Five V.I. students calmly sat the qualifying examination Friday to determine who will get to participate in the National Geographic Geography Bee.
The five V.I. students are vying with five Puerto Rican students to win one all-expense paid trip to compete in the national bee in Washington, D.C.
With a $25,000 scholarship and an all-expense paid trip to the Galapagos Islands at stake for first place in the National Geography Bee, and $15,000 and $10,000 college scholarships for second and third place, the V.I. students looking to qualify had plenty to be nervous about, but the jitters weren’t obvious amongst the four boys taking the exam on St. Thomas
“The Virgin Islands is now combined with Puerto Rico and the top 10 students (based on qualifying tests from those territories) are taking written test today to determine the Atlantic Territories representative to the national finals,” according to an email from National Geographic spokesperson Stephanie Montgomery. “There are not many schools from Virgin Islands and Puerto Rico so we combined them just like we combined Guam, Mariana Islands, and American Samoa years ago — and they have a representative for Pacific Territories.”
Four V.I. students answered the questions on St. Thomas at the Education Department’s Curriculum Center in Estate Tutu, and one student, connected to the group via teleconference, answered the questions from his school on St. Croix.
Four of the territory’s examinees are from St. Croix and one is from St. Thomas. All participated in bee-like competitions at their schools and then took a preliminary written examination on January 14.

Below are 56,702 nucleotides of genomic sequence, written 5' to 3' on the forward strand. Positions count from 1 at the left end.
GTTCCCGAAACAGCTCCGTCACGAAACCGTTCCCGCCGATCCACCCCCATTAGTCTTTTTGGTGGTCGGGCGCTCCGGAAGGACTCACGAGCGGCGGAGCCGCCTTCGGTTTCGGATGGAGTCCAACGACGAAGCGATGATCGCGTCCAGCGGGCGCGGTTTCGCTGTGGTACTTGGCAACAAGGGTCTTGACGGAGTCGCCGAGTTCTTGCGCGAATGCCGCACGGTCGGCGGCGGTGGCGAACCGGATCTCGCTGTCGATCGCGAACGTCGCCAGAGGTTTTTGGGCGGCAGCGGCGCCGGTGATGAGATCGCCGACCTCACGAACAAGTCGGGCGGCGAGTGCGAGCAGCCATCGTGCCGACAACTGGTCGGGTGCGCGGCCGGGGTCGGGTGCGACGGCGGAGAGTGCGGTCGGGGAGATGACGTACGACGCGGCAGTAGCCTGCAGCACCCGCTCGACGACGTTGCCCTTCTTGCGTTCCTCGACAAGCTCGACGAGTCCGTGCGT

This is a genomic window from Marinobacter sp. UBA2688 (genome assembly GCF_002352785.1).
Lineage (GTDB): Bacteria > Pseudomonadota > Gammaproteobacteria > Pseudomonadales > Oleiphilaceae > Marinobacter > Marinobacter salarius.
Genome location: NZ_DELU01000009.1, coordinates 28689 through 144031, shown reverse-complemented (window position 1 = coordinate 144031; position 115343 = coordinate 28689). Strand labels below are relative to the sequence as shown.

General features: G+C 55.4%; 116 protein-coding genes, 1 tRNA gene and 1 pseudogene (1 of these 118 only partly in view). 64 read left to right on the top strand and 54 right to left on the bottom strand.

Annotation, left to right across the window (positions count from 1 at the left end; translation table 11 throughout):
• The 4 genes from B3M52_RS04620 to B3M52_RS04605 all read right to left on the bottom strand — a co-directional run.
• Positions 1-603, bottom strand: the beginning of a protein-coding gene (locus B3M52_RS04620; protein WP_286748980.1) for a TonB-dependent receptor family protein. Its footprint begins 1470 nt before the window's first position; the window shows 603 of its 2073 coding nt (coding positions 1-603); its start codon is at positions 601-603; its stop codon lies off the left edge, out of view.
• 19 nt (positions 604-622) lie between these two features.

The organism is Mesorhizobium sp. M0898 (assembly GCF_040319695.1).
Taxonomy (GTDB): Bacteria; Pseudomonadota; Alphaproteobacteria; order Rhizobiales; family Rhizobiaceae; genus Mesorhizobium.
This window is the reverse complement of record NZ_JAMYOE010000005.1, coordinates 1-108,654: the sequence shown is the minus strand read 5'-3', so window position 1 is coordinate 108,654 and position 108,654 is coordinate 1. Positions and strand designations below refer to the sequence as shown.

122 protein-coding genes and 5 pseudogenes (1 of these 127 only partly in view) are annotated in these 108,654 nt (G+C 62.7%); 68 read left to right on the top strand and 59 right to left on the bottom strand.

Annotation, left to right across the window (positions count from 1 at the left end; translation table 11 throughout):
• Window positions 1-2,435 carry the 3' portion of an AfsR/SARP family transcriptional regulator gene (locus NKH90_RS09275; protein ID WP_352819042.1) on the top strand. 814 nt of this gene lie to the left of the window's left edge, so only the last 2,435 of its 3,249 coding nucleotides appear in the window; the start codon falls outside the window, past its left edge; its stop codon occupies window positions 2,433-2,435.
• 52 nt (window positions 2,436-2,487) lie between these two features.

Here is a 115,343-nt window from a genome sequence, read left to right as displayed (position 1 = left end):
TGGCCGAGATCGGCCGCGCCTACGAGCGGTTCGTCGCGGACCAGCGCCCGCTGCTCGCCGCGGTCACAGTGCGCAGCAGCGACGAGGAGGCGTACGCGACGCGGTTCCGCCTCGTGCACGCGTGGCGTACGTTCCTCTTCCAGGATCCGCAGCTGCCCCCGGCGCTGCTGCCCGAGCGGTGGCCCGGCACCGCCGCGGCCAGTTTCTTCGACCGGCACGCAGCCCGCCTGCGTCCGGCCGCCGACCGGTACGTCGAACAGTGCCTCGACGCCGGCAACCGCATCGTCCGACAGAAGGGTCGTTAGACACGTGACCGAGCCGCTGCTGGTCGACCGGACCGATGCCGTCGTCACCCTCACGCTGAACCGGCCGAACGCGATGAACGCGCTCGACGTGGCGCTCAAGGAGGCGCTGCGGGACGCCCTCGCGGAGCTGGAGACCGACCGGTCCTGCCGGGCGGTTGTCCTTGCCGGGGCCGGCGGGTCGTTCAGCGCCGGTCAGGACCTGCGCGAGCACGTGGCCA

This was the first time that Crucian Michael Doliotis, a fifth grader at Church of God Holiness School on St. Croix, took the qualifying exam, which he had to take at his own school when he was unable to travel to St. Thomas.
Doliotis attributes his geographical knowledge to reading about animals, watching the Discovery Channel and studying the globe.
Not ready to give away his study secrets, Country Day seventh-grader Jamon Fisk reads atlases the way other people read books, according to his parents.
Since fourth grade, Fisk has finished in the top three competitors from his school, but this was the first time that he has made it to the qualifying exam, said his mother, Stefanie Crosier.
“Geography is just basically his thing,” Crosier said. “I don’t think the test is a big deal, it’s trying to accomplish the goal of getting to go to the bee.”
Less elusive about his strategy, J’von Carty, an eighth-grader from Bertha C. Boschulte Middle School, said that he studies maps and does geography quizzes on the Internet.
After the exam, Carty said that he thought the test was “hard” but he answered all of the questions.
Following the exam, Antilles School seventh grader Chirag Sharma said that one of the hardest questions that he remembered involved three islands that made up a country in the Atlantic Ocean. He said he answered the Bahamas.
Not all the examinees said they found the test difficult.
“It was good and interesting,” De-Vaughn Taylor, a John H. Woodson Jr High seventh-grader said. “But it wasn’t hard.”
District Social Studies Coordinator Annie Smith, who administered the exam, said the students who made it to the qualifying exam say that they read a lot, and are very aware of current events.
“I can’t emphasize travel enough,” Smith said. “They can see the world as it really is.”
The exam answer sheets have been faxed to the National Geographic Society for scoring.
Smith said that exam results would be available in approximately 24 hours.